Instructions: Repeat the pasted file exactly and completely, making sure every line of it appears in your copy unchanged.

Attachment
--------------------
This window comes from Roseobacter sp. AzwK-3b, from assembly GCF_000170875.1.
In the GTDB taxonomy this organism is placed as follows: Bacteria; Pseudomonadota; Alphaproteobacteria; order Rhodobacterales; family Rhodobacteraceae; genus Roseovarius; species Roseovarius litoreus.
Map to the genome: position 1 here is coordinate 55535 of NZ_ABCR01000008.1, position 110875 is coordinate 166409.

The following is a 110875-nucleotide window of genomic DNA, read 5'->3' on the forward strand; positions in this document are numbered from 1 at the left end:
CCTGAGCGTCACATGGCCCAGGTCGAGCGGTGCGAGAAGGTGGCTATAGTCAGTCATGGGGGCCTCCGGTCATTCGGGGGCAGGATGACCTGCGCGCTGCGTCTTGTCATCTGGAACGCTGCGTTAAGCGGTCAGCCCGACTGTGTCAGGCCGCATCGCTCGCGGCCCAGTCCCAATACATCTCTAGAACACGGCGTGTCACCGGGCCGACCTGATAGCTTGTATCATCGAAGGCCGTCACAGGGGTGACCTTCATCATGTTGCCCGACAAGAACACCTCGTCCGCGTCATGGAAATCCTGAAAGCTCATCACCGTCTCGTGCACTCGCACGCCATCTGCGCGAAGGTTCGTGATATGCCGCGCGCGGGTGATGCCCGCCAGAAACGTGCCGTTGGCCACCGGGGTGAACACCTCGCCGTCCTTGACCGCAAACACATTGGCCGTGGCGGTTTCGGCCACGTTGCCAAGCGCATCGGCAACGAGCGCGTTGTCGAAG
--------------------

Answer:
This window comes from Roseobacter sp. AzwK-3b, from assembly GCF_000170875.1.
In the GTDB taxonomy this organism is placed as follows: Bacteria; Pseudomonadota; Alphaproteobacteria; order Rhodobacterales; family Rhodobacteraceae; genus Roseovarius; species Roseovarius litoreus.
Map to the genome: position 1 here is coordinate 55535 of NZ_ABCR01000008.1, position 110875 is coordinate 166409.

The following is a 110875-nucleotide window of genomic DNA, read 5'->3' on the forward strand; positions in this document are numbered from 1 at the left end:
CCTGAGCGTCACATGGCCCAGGTCGAGCGGTGCGAGAAGGTGGCTATAGTCAGTCATGGGGGCCTCCGGTCATTCGGGGGCAGGATGACCTGCGCGCTGCGTCTTGTCATCTGGAACGCTGCGTTAAGCGGTCAGCCCGACTGTGTCAGGCCGCATCGCTCGCGGCCCAGTCCCAATACATCTCTAGAACACGGCGTGTCACCGGGCCGACCTGATAGCTTGTATCATCGAAGGCCGTCACAGGGGTGACCTTCATCATGTTGCCCGACAAGAACACCTCGTCCGCGTCATGGAAATCCTGAAAGCTCATCACCGTCTCGTGCACTCGCACGCCATCTGCGCGAAGGTTCGTGATATGCCGCGCGCGGGTGATGCCCGCCAGAAACGTGCCGTTGGCCACCGGGGTGAACACCTCGCCGTCCTTGACCGCAAACACATTGGCCGTGGCGGTTTCGGCCACGTTGCCAAGCGCATCGGCAACGAGCGCGTTGTCGAAG